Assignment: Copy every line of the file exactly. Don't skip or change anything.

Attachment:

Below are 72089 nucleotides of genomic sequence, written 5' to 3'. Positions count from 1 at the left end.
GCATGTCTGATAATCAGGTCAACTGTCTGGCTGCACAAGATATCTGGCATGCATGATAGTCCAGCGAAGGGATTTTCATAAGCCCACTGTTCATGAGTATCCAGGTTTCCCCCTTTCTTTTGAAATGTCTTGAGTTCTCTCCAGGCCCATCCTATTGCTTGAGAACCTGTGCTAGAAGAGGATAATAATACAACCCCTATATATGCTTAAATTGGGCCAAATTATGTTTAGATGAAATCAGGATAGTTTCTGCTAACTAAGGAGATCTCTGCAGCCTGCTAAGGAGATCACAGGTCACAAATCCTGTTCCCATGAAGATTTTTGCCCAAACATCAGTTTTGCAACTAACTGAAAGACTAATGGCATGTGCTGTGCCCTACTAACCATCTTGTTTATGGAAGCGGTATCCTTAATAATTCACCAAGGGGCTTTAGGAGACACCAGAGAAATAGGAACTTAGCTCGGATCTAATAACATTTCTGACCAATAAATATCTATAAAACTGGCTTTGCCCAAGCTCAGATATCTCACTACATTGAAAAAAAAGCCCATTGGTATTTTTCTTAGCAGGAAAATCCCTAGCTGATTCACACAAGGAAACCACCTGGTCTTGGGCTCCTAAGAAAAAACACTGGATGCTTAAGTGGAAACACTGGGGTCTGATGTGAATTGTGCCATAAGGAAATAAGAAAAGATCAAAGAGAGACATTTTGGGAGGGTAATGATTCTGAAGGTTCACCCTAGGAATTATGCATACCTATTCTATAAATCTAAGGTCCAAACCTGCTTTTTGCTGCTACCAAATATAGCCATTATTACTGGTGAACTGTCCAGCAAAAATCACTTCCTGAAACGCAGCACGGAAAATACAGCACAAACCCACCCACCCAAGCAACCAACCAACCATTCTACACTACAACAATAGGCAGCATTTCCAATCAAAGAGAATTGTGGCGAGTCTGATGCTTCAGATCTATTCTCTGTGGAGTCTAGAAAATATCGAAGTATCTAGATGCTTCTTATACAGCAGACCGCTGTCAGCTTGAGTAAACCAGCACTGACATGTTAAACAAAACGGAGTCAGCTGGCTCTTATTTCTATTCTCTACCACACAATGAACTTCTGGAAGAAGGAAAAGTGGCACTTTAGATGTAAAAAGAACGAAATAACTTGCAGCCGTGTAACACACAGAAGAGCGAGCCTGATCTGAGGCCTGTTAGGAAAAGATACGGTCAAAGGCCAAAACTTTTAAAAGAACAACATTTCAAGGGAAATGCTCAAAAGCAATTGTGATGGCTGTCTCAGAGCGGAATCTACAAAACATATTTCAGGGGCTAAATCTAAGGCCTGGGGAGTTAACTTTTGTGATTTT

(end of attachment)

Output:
Below are 72089 nucleotides of genomic sequence, written 5' to 3'. Positions count from 1 at the left end.
GCATGTCTGATAATCAGGTCAACTGTCTGGCTGCACAAGATATCTGGCATGCATGATAGTCCAGCGAAGGGATTTTCATAAGCCCACTGTTCATGAGTATCCAGGTTTCCCCCTTTCTTTTGAAATGTCTTGAGTTCTCTCCAGGCCCATCCTATTGCTTGAGAACCTGTGCTAGAAGAGGATAATAATACAACCCCTATATATGCTTAAATTGGGCCAAATTATGTTTAGATGAAATCAGGATAGTTTCTGCTAACTAAGGAGATCTCTGCAGCCTGCTAAGGAGATCACAGGTCACAAATCCTGTTCCCATGAAGATTTTTGCCCAAACATCAGTTTTGCAACTAACTGAAAGACTAATGGCATGTGCTGTGCCCTACTAACCATCTTGTTTATGGAAGCGGTATCCTTAATAATTCACCAAGGGGCTTTAGGAGACACCAGAGAAATAGGAACTTAGCTCGGATCTAATAACATTTCTGACCAATAAATATCTATAAAACTGGCTTTGCCCAAGCTCAGATATCTCACTACATTGAAAAAAAAGCCCATTGGTATTTTTCTTAGCAGGAAAATCCCTAGCTGATTCACACAAGGAAACCACCTGGTCTTGGGCTCCTAAGAAAAAACACTGGATGCTTAAGTGGAAACACTGGGGTCTGATGTGAATTGTGCCATAAGGAAATAAGAAAAGATCAAAGAGAGACATTTTGGGAGGGTAATGATTCTGAAGGTTCACCCTAGGAATTATGCATACCTATTCTATAAATCTAAGGTCCAAACCTGCTTTTTGCTGCTACCAAATATAGCCATTATTACTGGTGAACTGTCCAGCAAAAATCACTTCCTGAAACGCAGCACGGAAAATACAGCACAAACCCACCCACCCAAGCAACCAACCAACCATTCTACACTACAACAATAGGCAGCATTTCCAATCAAAGAGAATTGTGGCGAGTCTGATGCTTCAGATCTATTCTCTGTGGAGTCTAGAAAATATCGAAGTATCTAGATGCTTCTTATACAGCAGACCGCTGTCAGCTTGAGTAAACCAGCACTGACATGTTAAACAAAACGGAGTCAGCTGGCTCTTATTTCTATTCTCTACCACACAATGAACTTCTGGAAGAAGGAAAAGTGGCACTTTAGATGTAAAAAGAACGAAATAACTTGCAGCCGTGTAACACACAGAAGAGCGAGCCTGATCTGAGGCCTGTTAGGAAAAGATACGGTCAAAGGCCAAAACTTTTAAAAGAACAACATTTCAAGGGAAATGCTCAAAAGCAATTGTGATGGCTGTCTCAGAGCGGAATCTACAAAACATATTTCAGGGGCTAAATCTAAGGCCTGGGGAGTTAACTTTTGTGATTTT